Tuesday, October 12, 2010

Of Operas and Language

Mary Cassatt in de Loge
What are the chances of having mentioned in conversation, twice in the same day by two different people, the composer Wagner?  I am no musician, though I've dabbled in various instruments.  And, I generally do not go around talking about composers or operas.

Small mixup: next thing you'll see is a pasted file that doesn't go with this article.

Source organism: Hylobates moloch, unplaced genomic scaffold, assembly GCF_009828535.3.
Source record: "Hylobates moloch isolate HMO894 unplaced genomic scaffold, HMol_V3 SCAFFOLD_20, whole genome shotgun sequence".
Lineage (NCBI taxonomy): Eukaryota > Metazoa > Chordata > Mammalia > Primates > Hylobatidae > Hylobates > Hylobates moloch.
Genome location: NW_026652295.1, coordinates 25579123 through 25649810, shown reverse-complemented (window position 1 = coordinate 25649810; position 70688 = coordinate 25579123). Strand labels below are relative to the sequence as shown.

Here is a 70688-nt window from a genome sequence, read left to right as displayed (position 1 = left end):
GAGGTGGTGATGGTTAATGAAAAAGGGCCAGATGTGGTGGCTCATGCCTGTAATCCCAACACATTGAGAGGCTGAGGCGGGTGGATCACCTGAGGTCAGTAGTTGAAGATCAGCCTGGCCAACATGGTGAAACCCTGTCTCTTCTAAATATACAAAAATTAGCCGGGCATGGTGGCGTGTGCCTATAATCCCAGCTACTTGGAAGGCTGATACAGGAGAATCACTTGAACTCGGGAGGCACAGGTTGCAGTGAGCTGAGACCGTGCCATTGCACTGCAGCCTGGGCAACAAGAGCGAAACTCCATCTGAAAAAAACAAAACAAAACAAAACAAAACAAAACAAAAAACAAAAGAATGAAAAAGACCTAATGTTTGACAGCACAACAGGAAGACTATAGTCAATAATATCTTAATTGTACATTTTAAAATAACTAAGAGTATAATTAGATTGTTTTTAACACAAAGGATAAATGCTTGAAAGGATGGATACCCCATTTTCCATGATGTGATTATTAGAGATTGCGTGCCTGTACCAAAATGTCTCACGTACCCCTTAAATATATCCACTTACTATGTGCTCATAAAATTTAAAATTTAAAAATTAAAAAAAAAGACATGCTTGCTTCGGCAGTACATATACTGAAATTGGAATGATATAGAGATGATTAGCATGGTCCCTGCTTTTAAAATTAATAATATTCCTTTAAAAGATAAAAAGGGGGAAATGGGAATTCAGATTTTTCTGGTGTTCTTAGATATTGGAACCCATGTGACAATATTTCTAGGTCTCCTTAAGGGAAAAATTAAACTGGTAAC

Yet, on that very same day, I struck up a conversation with an older fellow at the bookstore (which, I must emphasize, is quite extraordinary in and of itself as I usually have my headphones on...).  At first, it was the spiral staircase in Chambord designed by Leonardo da Vinci, then it was Wagner, the German composer and his militant style of music.  He was convinced that Wagner's music could only have come from the German language with the majority of its words in consonant endings as opposed to the Italian operas which are far more beautiful, owing, of course, to the Italian language with its vowel endings.  I have never studied Italian, but truly, thinking of the few words I know, it does seem that there are many words which end in vowels (fettucine, alfredo, spaghetti...).  The reason for Italian being the most suitable language for opera is that operas tend to need long extended notes.  Vowels lend themselves quite well to being extended indefinitely (one can sing aaaaaaaaaahhhhhh) while consonants end most abruptly and cannot be so extended.  He is absolutely correct.  Of course, when I mentioned this to a friend, she said, of course, I thought this was common knowledge.... Well, maybe to Europeans who must as a matter of course be polyglots!  But to an American, who generally isn't... I thought it was a poignant observation. Add to that, that Italian operas are more beautiful.  Besides, Americans are biased when it comes to language; we do not like to strain the language centers in our brains and thus pronounce that  the world should only have to learn English, it being the "universal" language.  I'm sure the French thought the same thing once when the French language was considered to be the educated language.  According to wikipedia, "from the 17th century to the mid 20th century, French served as the pre-eminent international language of diplomacy and international affairs as well as a lingua franca among the educated classes of Europe."  And, where will we English speakers be tomorrow?  Are there great operas in our future?  Nope, too many consonants!